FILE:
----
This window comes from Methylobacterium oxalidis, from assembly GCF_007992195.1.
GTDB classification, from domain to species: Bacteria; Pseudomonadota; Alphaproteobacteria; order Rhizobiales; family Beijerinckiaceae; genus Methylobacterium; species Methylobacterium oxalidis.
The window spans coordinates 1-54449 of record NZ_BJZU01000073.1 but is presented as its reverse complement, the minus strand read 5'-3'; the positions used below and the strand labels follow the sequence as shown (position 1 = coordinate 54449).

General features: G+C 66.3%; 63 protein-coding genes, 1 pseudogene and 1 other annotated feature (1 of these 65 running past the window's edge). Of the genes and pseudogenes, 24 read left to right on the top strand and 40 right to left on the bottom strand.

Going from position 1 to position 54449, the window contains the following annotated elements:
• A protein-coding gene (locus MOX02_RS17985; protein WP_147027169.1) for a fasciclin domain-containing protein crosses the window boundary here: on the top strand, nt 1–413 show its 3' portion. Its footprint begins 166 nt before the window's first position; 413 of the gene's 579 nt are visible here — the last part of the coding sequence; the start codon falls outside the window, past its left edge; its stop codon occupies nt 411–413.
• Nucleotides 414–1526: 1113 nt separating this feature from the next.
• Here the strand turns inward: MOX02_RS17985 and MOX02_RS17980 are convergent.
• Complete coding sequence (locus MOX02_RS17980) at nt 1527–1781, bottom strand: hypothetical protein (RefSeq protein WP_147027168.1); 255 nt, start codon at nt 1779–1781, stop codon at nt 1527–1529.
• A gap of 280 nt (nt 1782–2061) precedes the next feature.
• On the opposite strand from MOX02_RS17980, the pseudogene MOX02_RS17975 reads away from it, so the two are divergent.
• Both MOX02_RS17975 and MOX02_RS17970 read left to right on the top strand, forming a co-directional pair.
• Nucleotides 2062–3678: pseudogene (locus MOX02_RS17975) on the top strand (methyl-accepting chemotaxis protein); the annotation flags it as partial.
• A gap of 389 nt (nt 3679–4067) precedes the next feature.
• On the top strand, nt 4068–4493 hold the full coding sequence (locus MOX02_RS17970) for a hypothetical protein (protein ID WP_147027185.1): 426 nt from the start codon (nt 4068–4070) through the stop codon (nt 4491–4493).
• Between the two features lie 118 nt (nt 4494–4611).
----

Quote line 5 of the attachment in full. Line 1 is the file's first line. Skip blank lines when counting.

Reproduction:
Going from position 1 to position 54449, the window contains the following annotated elements: